A ROW between the Duke of Devonshire and the villagers who live on his country estate has re-ignited a debate about regulating holiday homes.
Residents across the Peak District have raised fears their communities will die unless the wealthy are restricted from buying second homes and holiday lets – but tourism chiefs say they are essential for the local economy.
The Duke has provoked anger among 200 people in the hamlet of Beeley, which stands in the shadows of Chatsworth House, by forging ahead with plans to transform three stone-built Grade II listed Dove Cottages into hotel rooms.
The homes, which are tied to employment, stand opposite the Devonshire Arms hotel and have provided homes to generations of estate workers since the mid-1800s.
But Peak District National Park Authority’s planning committee has approved plans to turn them into luxury accommodation for tourists.
Siobhan Spencer, who has lived in the village for 30 years, said locals understood tourism was part of modern life, but the proposal would see the total of village homes turned in to holiday rentals reach 25 per cent.
Residents have now formed a heritage group to ensure the village retains it character.
Mrs Spencer said: “These cottages are right in the heart of the community and allowing them to be turned in to hotel rooms threatens to kill that.”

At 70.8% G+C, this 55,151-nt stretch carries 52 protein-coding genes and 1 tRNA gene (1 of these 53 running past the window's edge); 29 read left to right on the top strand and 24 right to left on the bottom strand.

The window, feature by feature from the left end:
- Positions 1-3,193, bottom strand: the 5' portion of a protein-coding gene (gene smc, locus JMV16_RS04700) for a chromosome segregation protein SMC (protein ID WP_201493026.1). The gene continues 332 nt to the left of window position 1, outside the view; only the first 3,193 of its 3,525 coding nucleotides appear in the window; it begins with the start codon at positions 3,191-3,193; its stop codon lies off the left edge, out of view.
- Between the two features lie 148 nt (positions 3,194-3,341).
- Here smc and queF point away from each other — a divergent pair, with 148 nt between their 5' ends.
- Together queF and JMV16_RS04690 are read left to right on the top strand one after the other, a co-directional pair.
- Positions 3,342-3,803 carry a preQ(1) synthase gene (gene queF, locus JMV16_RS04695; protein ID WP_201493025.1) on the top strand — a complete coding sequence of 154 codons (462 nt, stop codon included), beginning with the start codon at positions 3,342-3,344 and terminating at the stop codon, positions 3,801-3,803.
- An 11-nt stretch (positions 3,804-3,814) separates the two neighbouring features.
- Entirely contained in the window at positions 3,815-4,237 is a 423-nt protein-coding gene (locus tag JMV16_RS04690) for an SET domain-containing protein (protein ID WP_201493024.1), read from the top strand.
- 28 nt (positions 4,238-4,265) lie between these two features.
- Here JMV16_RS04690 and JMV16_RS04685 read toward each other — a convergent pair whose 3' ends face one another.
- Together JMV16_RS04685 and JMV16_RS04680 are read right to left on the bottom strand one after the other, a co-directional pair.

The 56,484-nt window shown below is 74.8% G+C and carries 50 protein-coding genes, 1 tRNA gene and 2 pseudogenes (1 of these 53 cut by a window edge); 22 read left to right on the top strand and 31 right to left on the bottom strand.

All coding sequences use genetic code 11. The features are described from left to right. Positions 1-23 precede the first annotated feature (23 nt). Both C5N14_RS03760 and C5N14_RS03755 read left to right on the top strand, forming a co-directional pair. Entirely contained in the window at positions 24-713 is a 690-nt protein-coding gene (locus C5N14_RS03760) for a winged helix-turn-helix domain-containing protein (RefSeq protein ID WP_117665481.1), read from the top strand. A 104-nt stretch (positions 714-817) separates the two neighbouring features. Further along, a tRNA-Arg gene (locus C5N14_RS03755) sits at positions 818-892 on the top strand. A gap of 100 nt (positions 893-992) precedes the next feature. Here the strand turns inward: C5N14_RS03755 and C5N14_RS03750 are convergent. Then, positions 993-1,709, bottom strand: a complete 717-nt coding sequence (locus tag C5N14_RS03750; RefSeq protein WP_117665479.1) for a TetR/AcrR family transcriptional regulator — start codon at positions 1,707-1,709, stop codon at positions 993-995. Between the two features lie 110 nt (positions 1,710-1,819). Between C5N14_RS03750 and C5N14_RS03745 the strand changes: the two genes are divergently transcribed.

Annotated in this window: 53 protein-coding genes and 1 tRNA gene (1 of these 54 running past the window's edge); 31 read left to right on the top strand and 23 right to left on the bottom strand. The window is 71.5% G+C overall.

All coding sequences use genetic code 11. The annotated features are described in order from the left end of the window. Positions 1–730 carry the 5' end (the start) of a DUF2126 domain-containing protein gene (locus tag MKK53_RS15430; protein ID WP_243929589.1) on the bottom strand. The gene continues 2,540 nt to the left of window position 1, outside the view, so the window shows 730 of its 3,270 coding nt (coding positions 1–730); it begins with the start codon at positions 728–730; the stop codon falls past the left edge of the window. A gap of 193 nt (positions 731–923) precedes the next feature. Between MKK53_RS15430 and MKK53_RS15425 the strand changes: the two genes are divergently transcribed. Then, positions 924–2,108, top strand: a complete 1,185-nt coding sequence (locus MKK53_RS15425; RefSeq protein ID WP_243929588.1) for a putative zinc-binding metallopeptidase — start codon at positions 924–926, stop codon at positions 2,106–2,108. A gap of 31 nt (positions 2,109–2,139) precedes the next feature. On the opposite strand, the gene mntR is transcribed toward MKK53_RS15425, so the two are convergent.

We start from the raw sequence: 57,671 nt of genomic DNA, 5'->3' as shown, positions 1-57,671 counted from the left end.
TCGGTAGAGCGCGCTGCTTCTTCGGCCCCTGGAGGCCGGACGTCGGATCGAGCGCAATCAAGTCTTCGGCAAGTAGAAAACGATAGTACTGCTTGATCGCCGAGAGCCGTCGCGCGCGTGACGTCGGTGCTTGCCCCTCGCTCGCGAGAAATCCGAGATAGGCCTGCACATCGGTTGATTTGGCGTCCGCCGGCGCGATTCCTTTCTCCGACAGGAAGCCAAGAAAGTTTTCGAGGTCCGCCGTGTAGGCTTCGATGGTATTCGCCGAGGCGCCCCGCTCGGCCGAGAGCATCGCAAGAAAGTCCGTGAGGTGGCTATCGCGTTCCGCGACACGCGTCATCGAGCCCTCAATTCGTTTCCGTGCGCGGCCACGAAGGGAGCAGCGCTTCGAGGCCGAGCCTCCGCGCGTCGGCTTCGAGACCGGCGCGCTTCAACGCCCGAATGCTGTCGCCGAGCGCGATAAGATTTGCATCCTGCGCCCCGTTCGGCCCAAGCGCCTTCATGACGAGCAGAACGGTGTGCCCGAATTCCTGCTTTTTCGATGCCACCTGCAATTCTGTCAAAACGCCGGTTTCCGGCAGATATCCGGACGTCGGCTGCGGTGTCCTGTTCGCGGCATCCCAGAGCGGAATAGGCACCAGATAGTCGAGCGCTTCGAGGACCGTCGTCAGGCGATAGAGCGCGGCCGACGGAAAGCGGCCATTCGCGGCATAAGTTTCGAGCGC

She added: “Beeley is not a very big place and it feels like the tourism aspect of Chatsworth is going to become all consuming.
“We have got real problems in the village now with people who have earned tons of money or who have retired in competition with young kids who are earning £12,000 or £14,000 a year.”
Objectors have been supported by Beeley Parish Council.
At this month’s planning meeting land agent Nick Wood told the committee that Chatsworth Estate owns 31 houses in Beeley village, 15 are occupied by estate staff and pensioners, two are let to the Devonshire Arms (one for letting and one for staff) and 12 are let on residential tenancies.
Chair John Herbert said: “We understand the concerns that residents have raised but there was no local-needs occupancy restriction attached to these dwellings so they could have been rented to people from outside the village or let out as individual holiday cottages without the need for planning permission.
“However, we are keen to make sure that local communities are consulted on plans that affect them so we are asking the trustees to engage with residents of Beeley on the future of the village.
“There is a balance to be struck between the economic benefits of providing visitor accommodation and opportunities for local employment in the village whilst retaining smaller properties for the community.
“There are no restrictions on the use of the properties at present and we considered that the proposed use is acceptable.”